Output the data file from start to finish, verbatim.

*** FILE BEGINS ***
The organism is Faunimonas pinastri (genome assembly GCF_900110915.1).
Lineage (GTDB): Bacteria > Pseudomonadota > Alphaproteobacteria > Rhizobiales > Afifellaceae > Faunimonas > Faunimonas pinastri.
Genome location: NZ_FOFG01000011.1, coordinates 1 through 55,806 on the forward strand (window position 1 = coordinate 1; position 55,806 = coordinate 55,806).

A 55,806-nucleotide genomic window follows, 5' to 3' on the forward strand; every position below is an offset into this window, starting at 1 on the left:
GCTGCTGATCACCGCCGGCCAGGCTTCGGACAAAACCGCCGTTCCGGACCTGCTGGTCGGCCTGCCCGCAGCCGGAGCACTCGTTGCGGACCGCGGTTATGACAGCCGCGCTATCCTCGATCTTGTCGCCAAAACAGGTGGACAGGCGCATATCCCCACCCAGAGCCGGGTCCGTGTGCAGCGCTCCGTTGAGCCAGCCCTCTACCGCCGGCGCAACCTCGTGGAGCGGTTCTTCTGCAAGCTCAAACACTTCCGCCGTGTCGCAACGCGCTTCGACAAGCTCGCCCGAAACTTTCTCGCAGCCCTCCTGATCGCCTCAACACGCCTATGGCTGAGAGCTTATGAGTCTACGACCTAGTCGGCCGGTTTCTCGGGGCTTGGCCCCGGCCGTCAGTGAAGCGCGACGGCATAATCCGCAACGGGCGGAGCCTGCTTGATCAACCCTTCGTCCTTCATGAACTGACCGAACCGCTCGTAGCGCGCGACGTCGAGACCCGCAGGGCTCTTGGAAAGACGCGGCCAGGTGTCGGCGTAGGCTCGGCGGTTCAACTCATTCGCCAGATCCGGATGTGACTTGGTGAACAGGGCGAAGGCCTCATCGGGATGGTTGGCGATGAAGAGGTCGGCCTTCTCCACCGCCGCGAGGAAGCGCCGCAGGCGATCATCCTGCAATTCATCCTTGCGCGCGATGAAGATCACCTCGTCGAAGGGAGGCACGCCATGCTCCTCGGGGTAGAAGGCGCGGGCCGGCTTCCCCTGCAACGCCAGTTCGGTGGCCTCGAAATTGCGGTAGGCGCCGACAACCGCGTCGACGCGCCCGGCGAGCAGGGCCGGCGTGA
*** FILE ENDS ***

The organism is Faunimonas pinastri (genome assembly GCF_900110915.1).
Lineage (GTDB): Bacteria > Pseudomonadota > Alphaproteobacteria > Rhizobiales > Afifellaceae > Faunimonas > Faunimonas pinastri.
Genome location: NZ_FOFG01000011.1, coordinates 1 through 55,806 on the forward strand (window position 1 = coordinate 1; position 55,806 = coordinate 55,806).

A 55,806-nucleotide genomic window follows, 5' to 3' on the forward strand; every position below is an offset into this window, starting at 1 on the left:
GCTGCTGATCACCGCCGGCCAGGCTTCGGACAAAACCGCCGTTCCGGACCTGCTGGTCGGCCTGCCCGCAGCCGGAGCACTCGTTGCGGACCGCGGTTATGACAGCCGCGCTATCCTCGATCTTGTCGCCAAAACAGGTGGACAGGCGCATATCCCCACCCAGAGCCGGGTCCGTGTGCAGCGCTCCGTTGAGCCAGCCCTCTACCGCCGGCGCAACCTCGTGGAGCGGTTCTTCTGCAAGCTCAAACACTTCCGCCGTGTCGCAACGCGCTTCGACAAGCTCGCCCGAAACTTTCTCGCAGCCCTCCTGATCGCCTCAACACGCCTATGGCTGAGAGCTTATGAGTCTACGACCTAGTCGGCCGGTTTCTCGGGGCTTGGCCCCGGCCGTCAGTGAAGCGCGACGGCATAATCCGCAACGGGCGGAGCCTGCTTGATCAACCCTTCGTCCTTCATGAACTGACCGAACCGCTCGTAGCGCGCGACGTCGAGACCCGCAGGGCTCTTGGAAAGACGCGGCCAGGTGTCGGCGTAGGCTCGGCGGTTCAACTCATTCGCCAGATCCGGATGTGACTTGGTGAACAGGGCGAAGGCCTCATCGGGATGGTTGGCGATGAAGAGGTCGGCCTTCTCCACCGCCGCGAGGAAGCGCCGCAGGCGATCATCCTGCAATTCATCCTTGCGCGCGATGAAGATCACCTCGTCGAAGGGAGGCACGCCATGCTCCTCGGGGTAGAAGGCGCGGGCCGGCTTCCCCTGCAACGCCAGTTCGGTGGCCTCGAAATTGCGGTAGGCGCCGACAACCGCGTCGACGCGCCCGGCGAGCAGGGCCGGCGTGA